Too late!

Handy Hints

Handy hints for working with groups and guidelines for Santa’s helpers

  • The following are guidelines for company employees, family members and volunteers working as The Santa Family assistants or helpers and coordinating groups, long lines and crowds visiting Santa.
  • Stanchions or railings are good for controlling large lines. Most people will respect a rope or barricade, leaving helpers more time to work with families and Santa. A simple barrier can be made by a row of chairs.
  • Things work best with two or more assistants or helpers. While one helper is working with a family and Santa, the second helper can work with the next family in line.
  • Make sure hands and faces are clean. Sticky or dirty hands can get in Santa’s beard or on his suit and everything will have to stop if Santa has to clean up. Dirty hands are also known to be one of the top transmitters of common germs and viruses. Parents are usually very good at keeping the kids clean, but in a hectic event like this, kids can surprise all of us.
  • Be sensitive to the needs of very young children. If parents must leave the line to attend diaper changes, allow them re-entry into the line.
  • As the family comes to the front of the line the helper should ask the children their names. Then when the children meet Santa, the helper can introduce them by saying, “Santa, here are Jamie and Susan”.
  • The best photos are taken in the first five seconds. Children in strange situations can often be afraid. Parents should stay with their children as they go up to Santa to help reinforce support to the child. Helpers should inform the parents to take their child or children up to Santa and then quickly move out of the photo area.
  • The helper should stay with the parents and keep them to the side until all photography is done. Do not let the parents move back into the photo area until the children are ready to leave Santa. When Santa is done with the children, allow the parents to collect their children and guide them to the exit area. If all is going well with Santa, you can then move on to the next child or group of children.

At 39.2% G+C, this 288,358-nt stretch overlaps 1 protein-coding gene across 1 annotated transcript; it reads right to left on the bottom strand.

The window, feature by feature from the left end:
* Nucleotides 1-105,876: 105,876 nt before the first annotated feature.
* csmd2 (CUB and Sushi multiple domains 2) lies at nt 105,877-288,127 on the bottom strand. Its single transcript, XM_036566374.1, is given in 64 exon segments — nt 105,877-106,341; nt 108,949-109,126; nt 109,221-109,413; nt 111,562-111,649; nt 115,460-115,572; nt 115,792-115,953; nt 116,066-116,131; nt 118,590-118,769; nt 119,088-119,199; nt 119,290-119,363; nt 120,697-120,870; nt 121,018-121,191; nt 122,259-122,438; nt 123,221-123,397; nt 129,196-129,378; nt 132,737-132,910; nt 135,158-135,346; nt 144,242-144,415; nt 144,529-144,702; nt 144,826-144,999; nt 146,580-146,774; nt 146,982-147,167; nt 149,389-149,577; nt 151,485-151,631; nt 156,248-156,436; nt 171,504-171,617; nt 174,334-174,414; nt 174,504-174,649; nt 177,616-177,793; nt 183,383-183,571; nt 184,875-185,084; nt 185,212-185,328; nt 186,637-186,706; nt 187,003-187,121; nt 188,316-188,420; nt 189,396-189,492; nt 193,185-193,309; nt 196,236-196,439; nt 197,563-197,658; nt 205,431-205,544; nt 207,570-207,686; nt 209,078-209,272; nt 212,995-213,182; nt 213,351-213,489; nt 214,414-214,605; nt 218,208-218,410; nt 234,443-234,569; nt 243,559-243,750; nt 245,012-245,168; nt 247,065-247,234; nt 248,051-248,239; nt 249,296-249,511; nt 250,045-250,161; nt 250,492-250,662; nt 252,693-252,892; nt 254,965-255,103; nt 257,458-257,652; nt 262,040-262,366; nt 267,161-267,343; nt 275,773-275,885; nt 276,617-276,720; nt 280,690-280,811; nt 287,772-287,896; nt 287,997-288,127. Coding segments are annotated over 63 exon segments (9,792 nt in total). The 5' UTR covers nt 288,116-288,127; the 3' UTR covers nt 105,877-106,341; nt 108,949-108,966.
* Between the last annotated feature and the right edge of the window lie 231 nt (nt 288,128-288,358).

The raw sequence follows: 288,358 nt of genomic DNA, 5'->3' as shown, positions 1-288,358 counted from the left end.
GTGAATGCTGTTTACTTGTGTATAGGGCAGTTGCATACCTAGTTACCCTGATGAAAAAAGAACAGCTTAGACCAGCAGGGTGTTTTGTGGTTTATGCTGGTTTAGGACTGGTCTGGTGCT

• Santa’s helpers should never handle babies or infants. Even though most helpers love holding babies, this must be left to the parents. A parent should always place their infant into Santa’s arms or on his lap.
  • Parents with toddlers and young children up to three or four should be escorted by the helper to Santa. Although Santa can usually lift a toddler, it is always safer to have a parent lift the child up onto Santa’s lap. This is in case the child gets last minute fears and tries to squirm off Santa’s lap. Safety is important.
  • Scared or frightened children take special handling. If a toddler is afraid of Santa, the parents should hold the child in their arms, with the child facing them and the child’s back to Santa. Have the parent talk to the child, distracting him or her from Santa as they walk up to Santa. The parent should set the child in Santa’s lap and quickly back out of the photo area while keeping the toddler’s attention with whistles, shouts, or whatever action will distract the child from the fact that they are sitting in Santa’s lap. The photographer should then quickly take the photo. (This takes teamwork between the family, staff, Santa and the photographer)
  •  If there is a newborn to six months old baby, have the parent take the baby up to Santa. Seat other children in the family first and then have the parent take the baby to Santa last. Then let the photographer take the photos. After the photo is taken, the parent can remove the baby and Santa can talk with the other children.
  •  Keep the lines moving? If a family has their own camera, mention to them the event photographer will take the first photo and then the family can take one from the side area. Do not allow the parent to move back in front of the camera until Santa is done talking with the child or children. (If the line is short and Santa has time, the family can take a few more photos if needed. We never want to upset any family.)
  •  Everyone should try to have fun. There is no use in worrying about anything. If the work gets too hectic, tell someone. Maybe someone can switch places.